Scouting Report: Delvon Roe

Delvon Roe was the first member of the Class of 2008 to receive a Tar Heel offer, and he appears likely to be the first Carolina target from the class to make a decision. Dave Telep, the nation's leading recruiting analyst, reviewed his notes and compiled the following in-depth scouting report on Roe ...

Delvon Roe
6-8, 220
Lakewood (Ohio) St. Edward


First and foremost, he was so productive this summer. He's listed at 6-8, looks like 6-7, but his reaction time to the ball -- how fast he is -- is his best asset. He has great reflexes, and he gets his shots up and over people quickly. He can be explosive inside, and he's just got a nose for the basketball.

His reaction time to the ball is his best asset.
His body is a strength. He's deceptively tall and as a result he's very long. He's going to wind up being one of those rangy defenders and by that I don't mean a shotblocker, I mean a guy who can move his feet and doesn't look so bad if matched up with a smaller guy.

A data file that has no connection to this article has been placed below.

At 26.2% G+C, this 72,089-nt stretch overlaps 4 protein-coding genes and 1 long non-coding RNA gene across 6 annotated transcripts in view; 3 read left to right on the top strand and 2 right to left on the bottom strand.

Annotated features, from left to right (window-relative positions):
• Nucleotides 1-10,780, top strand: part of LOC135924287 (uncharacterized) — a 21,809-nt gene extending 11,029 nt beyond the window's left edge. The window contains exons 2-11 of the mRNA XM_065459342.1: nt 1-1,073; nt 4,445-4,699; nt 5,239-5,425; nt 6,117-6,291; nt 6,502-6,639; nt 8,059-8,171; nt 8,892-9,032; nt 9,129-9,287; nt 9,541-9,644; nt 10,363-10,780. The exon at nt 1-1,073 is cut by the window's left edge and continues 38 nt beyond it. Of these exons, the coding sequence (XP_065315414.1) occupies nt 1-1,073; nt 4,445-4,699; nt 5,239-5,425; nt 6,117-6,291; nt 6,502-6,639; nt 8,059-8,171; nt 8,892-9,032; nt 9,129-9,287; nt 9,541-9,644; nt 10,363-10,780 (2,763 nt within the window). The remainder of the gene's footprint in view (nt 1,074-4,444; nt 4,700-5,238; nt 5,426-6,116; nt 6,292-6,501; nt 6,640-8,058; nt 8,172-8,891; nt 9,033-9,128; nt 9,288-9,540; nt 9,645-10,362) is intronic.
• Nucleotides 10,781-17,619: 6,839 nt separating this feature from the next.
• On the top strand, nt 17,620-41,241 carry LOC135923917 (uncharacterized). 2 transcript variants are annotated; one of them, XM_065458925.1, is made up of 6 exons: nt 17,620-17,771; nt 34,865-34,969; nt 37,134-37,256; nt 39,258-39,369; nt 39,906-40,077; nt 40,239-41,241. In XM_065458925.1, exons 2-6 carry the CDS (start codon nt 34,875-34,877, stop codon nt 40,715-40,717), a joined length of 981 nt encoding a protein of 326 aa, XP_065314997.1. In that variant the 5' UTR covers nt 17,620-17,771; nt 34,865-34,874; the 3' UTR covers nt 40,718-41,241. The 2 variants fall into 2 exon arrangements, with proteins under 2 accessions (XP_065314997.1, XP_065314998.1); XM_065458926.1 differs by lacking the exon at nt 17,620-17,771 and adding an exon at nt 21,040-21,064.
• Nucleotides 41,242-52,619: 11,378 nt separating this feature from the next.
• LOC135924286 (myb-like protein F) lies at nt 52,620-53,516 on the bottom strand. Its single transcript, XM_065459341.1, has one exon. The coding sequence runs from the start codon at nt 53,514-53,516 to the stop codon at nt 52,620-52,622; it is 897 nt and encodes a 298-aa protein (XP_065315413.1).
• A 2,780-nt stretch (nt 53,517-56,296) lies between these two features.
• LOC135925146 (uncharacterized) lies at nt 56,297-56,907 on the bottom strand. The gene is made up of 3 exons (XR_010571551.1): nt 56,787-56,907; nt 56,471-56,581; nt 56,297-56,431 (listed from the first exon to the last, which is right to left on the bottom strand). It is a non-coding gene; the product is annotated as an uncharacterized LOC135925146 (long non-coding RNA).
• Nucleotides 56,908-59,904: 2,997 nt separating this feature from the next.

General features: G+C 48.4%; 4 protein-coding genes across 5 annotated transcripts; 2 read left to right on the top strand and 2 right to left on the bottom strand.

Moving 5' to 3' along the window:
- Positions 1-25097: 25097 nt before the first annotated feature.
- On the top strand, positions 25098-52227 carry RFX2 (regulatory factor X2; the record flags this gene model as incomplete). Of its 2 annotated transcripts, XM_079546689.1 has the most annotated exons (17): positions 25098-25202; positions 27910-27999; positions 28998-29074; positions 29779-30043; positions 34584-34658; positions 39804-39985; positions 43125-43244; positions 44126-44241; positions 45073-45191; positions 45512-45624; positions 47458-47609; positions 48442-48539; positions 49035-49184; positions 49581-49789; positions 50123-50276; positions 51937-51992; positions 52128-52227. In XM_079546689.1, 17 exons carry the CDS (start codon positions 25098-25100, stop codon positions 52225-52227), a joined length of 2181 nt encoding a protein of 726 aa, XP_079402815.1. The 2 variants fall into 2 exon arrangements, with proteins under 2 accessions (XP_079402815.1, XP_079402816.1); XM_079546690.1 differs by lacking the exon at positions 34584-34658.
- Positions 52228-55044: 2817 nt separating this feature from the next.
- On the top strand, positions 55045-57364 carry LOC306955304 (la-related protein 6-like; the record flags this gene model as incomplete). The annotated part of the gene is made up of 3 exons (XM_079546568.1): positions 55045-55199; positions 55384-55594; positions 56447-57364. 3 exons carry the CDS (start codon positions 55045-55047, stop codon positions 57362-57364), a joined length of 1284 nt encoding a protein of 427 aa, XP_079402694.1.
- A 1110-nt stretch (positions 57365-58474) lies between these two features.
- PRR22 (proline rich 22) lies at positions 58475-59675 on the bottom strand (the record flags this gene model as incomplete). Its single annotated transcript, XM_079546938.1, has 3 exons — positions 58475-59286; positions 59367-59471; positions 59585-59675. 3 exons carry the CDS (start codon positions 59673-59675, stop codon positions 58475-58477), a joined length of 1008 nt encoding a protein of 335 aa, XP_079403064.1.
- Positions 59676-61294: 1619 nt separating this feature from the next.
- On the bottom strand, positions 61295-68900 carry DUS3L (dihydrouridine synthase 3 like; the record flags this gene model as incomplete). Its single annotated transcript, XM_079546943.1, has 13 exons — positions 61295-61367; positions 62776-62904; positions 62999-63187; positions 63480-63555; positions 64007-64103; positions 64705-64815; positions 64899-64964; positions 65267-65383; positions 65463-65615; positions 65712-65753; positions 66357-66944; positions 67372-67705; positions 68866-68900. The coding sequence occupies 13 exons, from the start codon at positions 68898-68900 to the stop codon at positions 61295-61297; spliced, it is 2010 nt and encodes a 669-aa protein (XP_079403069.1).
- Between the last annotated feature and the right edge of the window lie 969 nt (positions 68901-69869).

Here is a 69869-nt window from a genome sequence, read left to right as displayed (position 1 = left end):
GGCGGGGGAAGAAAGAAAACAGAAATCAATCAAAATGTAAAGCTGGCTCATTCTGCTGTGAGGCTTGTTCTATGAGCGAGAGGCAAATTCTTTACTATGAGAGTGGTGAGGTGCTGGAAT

And another strength that is less technical is just how he plays the game. He has been hungry for the last year -- since last December when he exploded at Myrtle Beach and gave you a preview of what was to come. Few people have been as hungry for success as he has. I hope for his sake, and the team that gets him, that his hunger follows him to college because I'm not sure he understands how big of an intangible that is.

Definitely facing the basket -- it's an area where he's shown himself to be capable to mid-range, but it's one of those deals where maybe one in five games he's a real good player facing the basket, but getting that consistency with his perimeter shot is the next step. He doesn't need to be out there busting threes, but working off the block with his turnaround jumper and making that free throw jumper consistently -- that would be an area that would make him even more versatile.